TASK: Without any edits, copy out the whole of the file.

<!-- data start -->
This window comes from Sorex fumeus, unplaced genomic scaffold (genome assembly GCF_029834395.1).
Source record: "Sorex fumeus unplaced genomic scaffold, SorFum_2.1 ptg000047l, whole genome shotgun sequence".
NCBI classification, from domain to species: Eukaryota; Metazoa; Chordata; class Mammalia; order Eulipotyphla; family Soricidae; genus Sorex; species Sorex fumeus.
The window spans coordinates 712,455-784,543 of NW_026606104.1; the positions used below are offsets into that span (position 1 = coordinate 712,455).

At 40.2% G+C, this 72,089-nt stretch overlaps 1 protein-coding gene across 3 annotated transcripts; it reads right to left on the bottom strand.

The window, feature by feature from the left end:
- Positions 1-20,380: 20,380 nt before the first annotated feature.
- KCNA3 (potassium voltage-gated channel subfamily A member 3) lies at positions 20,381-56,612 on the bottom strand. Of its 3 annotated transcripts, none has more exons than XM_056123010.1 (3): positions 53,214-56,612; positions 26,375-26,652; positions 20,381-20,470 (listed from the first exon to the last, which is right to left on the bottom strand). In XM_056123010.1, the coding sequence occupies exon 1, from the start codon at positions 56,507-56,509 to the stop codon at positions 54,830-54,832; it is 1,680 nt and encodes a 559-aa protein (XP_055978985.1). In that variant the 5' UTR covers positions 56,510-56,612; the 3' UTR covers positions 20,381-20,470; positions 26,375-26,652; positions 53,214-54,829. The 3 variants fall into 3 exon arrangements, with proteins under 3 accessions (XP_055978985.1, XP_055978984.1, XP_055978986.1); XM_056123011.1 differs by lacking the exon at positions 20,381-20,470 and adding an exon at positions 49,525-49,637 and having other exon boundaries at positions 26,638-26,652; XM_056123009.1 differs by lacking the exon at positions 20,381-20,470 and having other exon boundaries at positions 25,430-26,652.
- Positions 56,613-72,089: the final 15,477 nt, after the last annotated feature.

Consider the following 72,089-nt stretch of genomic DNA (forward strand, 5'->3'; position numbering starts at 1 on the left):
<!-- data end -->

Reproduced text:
This window comes from Sorex fumeus, unplaced genomic scaffold (genome assembly GCF_029834395.1).
Source record: "Sorex fumeus unplaced genomic scaffold, SorFum_2.1 ptg000047l, whole genome shotgun sequence".
NCBI classification, from domain to species: Eukaryota; Metazoa; Chordata; class Mammalia; order Eulipotyphla; family Soricidae; genus Sorex; species Sorex fumeus.
The window spans coordinates 712,455-784,543 of NW_026606104.1; the positions used below are offsets into that span (position 1 = coordinate 712,455).

At 40.2% G+C, this 72,089-nt stretch overlaps 1 protein-coding gene across 3 annotated transcripts; it reads right to left on the bottom strand.

The window, feature by feature from the left end:
- Positions 1-20,380: 20,380 nt before the first annotated feature.
- KCNA3 (potassium voltage-gated channel subfamily A member 3) lies at positions 20,381-56,612 on the bottom strand. Of its 3 annotated transcripts, none has more exons than XM_056123010.1 (3): positions 53,214-56,612; positions 26,375-26,652; positions 20,381-20,470 (listed from the first exon to the last, which is right to left on the bottom strand). In XM_056123010.1, the coding sequence occupies exon 1, from the start codon at positions 56,507-56,509 to the stop codon at positions 54,830-54,832; it is 1,680 nt and encodes a 559-aa protein (XP_055978985.1). In that variant the 5' UTR covers positions 56,510-56,612; the 3' UTR covers positions 20,381-20,470; positions 26,375-26,652; positions 53,214-54,829. The 3 variants fall into 3 exon arrangements, with proteins under 3 accessions (XP_055978985.1, XP_055978984.1, XP_055978986.1); XM_056123011.1 differs by lacking the exon at positions 20,381-20,470 and adding an exon at positions 49,525-49,637 and having other exon boundaries at positions 26,638-26,652; XM_056123009.1 differs by lacking the exon at positions 20,381-20,470 and having other exon boundaries at positions 25,430-26,652.
- Positions 56,613-72,089: the final 15,477 nt, after the last annotated feature.

Consider the following 72,089-nt stretch of genomic DNA (forward strand, 5'->3'; position numbering starts at 1 on the left):